When I made the decision to purchase the Illius Tonearm, it was based on a couple of facts. First, having already the Teres 255 Turntable I know of the quality of the Teres products and Chris Brady commitment to excellent quality and design. Second, I study the design principle and theory behind some of the best regarded Tonearms in the Market like Kuzma (4 point), Durand, Reed, Origin Live and others. The Illius Tonearm design have most of the key designs elements as found in most of the World Class tonearms available today. And it shows in the performance. Details of the Illius design and specs can be obtained in the Teres website. I have no affiliation with Chris or the Teres brand other than a very happy customer.

I have not tested or have experience with similarly priced or more expensive tonearms so I cannot have the grounds to proclaim the Illius the last Coke in the desert, but by judging the difference in performance compared to the other tonearms I have (specially the Funk FX-3, which is no slouch), and the Tonearm design, the Illius may be a bargain from the Dollar/Performance ratio point of view. And most important, the installation of the Illius in my system allows me to clearly understand the importance of the Tonearm in the Record playing system.

I sincerely hope that my experience described here can be of help for others following a similar path like mine and please, my apologies for any grammatical errors as my first language is not English. Feel free to comment or share your experiences and if you don’t agree or think I was not correct express your point of view in a cordially and respectful manner. Keep listening!


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I love my Teres table. I have a solid acrylic platter -  I wish I could find a lead loaded platter. If anyone has one they aren't using, PM me!
Thanks for the well written and informative article.
I own a Teres 340 with Verus Rim Drive and have owned it for years.

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My experience has been that the arm's ability to track the cartridge correctly is far more important then the actual cartridge. To that end of course the cartridge and arm should be compatible which usually has to do with size and the resulting effective mass of the arm/cartridge system, which in turn results in a mechanical resonance that falls between about 7-12 Hz.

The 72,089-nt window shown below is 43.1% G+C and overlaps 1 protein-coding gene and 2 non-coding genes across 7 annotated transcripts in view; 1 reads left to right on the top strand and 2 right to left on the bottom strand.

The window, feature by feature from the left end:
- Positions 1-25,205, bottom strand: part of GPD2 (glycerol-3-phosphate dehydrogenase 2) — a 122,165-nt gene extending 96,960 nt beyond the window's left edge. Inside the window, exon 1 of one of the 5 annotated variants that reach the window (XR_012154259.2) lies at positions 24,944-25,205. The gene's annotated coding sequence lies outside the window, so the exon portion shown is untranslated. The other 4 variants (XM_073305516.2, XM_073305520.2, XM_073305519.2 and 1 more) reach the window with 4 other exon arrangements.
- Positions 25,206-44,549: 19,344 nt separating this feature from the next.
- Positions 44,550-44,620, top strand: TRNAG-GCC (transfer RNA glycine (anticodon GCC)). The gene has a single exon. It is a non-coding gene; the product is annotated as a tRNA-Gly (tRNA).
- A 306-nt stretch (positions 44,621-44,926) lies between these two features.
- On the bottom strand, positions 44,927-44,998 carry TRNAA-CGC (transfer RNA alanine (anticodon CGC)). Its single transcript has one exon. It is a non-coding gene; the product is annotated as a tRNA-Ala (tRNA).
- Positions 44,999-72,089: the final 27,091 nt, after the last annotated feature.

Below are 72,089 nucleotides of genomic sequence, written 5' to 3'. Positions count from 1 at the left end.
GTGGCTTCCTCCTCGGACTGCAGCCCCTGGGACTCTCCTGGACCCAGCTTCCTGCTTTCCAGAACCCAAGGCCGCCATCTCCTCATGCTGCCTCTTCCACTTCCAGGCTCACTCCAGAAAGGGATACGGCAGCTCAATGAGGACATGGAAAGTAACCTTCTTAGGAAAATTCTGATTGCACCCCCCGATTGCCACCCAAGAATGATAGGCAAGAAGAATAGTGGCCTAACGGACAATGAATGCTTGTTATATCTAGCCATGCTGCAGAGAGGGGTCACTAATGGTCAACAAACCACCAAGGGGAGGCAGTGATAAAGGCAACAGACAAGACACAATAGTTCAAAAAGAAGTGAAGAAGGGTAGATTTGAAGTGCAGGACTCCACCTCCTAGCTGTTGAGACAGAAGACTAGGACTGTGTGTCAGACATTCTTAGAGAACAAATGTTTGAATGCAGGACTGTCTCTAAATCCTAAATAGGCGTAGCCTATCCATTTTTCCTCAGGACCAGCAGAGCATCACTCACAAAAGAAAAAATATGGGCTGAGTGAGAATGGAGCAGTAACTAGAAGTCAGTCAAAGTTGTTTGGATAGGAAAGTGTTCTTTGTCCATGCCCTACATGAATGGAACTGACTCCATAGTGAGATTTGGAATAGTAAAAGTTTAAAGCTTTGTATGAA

I use a Triplanar which is extremely adjustable (you can even adjust effective mass to a certain degree) and also has the hardest metal bearings used in any tonearm made worldwide.

I regard the trackability of the arm and cartridge as the most important aspect of LP playback.
I regard the trackability of the arm and cartridge as the most important aspect of LP playback.
Completely agree. In terms of the actual function of each component, the cartridge is the more important component since the actual conversion of mechanical movement to electrical signal is performed there. However, a bad tonearm design can significantly affect the cartridge performance, by affecting the trackability of the groove, in some case to a great extent. The truth is that any cartridge will perform better in a good tonearm than on a lesser one. The same for an specific tonearm, a good cartridge will sound better than a lesser one.

If I were to sell all my turntable system and start one from scratch with the goal to obtain the best performance possible, Ill start by buying the best tonearm I can afford, then the best cartridge, and then the best turntable. The problem is that you need all the 3 components in order to play a records. 95% of the people go for a complete setup like Regas, Music Halls etc. They are not interested in technicalities, just want to hear music. After all, that's the ultimate goal. But us "gearheads" wants to understand what is happening, the science behind and how the quality of sound can be improved. And for me that provide as much gratification as hearing the music.

lak, your 340 is a beautiful table and I'm sure it sounds accordingly. Ill upgrade to the Verus Rim drive system in the future. For know my Signature III motor is working good. 
@almart1; I know of Teres owners (through emailing) that prefer the  Signature III motor with a belt of their own choosing. When I received my 340 from Chris I selected to go with the Verus Rim Drive System. I never have heard the Teres with the Signature motor.